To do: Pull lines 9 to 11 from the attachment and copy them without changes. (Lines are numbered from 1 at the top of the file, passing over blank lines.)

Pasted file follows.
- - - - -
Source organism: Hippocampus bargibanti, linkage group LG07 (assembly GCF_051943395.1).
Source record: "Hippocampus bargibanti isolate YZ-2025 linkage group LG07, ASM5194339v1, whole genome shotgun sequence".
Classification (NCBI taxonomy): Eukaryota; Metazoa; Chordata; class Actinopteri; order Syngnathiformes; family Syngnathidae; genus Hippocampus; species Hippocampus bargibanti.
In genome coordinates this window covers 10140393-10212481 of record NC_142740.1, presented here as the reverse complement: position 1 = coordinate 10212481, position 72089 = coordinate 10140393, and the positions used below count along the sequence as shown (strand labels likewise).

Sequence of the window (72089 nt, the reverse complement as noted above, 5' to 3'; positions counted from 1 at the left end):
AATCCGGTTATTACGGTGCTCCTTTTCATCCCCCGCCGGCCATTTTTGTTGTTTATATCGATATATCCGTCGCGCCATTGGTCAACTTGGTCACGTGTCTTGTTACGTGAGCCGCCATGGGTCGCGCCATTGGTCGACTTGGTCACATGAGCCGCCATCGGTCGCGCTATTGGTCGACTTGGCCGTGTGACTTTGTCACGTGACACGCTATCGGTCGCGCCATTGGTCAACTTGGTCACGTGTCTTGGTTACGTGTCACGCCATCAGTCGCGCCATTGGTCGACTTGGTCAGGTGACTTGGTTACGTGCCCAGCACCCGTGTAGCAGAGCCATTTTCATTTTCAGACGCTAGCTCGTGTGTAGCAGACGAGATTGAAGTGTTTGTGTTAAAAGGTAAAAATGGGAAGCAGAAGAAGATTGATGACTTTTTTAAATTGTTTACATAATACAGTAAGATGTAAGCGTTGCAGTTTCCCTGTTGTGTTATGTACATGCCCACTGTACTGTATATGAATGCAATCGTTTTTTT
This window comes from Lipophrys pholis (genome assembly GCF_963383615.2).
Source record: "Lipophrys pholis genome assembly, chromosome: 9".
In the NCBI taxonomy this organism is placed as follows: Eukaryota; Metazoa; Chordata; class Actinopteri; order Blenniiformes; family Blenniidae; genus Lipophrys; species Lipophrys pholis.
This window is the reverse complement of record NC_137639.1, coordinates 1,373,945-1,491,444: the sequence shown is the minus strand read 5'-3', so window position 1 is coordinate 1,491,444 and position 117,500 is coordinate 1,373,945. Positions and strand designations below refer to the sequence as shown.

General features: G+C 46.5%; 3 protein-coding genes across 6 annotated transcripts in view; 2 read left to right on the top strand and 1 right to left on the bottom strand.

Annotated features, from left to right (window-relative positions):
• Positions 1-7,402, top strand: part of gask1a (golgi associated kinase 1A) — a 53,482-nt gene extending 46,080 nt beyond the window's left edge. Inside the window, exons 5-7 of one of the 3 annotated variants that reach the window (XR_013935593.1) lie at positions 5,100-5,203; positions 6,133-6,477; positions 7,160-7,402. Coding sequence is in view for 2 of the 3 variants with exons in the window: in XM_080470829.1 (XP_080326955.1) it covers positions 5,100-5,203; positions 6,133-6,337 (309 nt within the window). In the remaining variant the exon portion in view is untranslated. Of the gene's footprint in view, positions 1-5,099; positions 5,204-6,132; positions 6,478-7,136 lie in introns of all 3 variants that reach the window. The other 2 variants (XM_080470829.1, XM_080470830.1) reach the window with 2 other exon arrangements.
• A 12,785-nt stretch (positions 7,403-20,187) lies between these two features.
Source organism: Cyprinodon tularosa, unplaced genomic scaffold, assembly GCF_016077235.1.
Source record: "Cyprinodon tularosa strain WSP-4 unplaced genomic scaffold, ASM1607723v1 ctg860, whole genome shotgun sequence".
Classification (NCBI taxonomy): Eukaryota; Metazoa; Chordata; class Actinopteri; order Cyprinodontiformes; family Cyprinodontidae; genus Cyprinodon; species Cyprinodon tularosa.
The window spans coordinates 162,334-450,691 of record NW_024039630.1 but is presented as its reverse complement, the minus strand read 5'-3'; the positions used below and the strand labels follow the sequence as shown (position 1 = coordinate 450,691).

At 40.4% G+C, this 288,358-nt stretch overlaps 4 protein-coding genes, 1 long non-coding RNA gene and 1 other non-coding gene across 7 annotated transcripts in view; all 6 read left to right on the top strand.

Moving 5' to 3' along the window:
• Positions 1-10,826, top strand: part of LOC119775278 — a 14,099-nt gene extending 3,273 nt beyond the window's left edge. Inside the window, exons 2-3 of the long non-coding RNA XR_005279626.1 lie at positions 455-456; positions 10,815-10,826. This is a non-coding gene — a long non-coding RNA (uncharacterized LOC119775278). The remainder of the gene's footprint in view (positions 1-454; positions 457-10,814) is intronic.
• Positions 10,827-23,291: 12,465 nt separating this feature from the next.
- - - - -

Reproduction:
In the NCBI taxonomy this organism is placed as follows: Eukaryota; Metazoa; Chordata; class Actinopteri; order Blenniiformes; family Blenniidae; genus Lipophrys; species Lipophrys pholis.
This window is the reverse complement of record NC_137639.1, coordinates 1,373,945-1,491,444: the sequence shown is the minus strand read 5'-3', so window position 1 is coordinate 1,491,444 and position 117,500 is coordinate 1,373,945. Positions and strand designations below refer to the sequence as shown.

General features: G+C 46.5%; 3 protein-coding genes across 6 annotated transcripts in view; 2 read left to right on the top strand and 1 right to left on the bottom strand.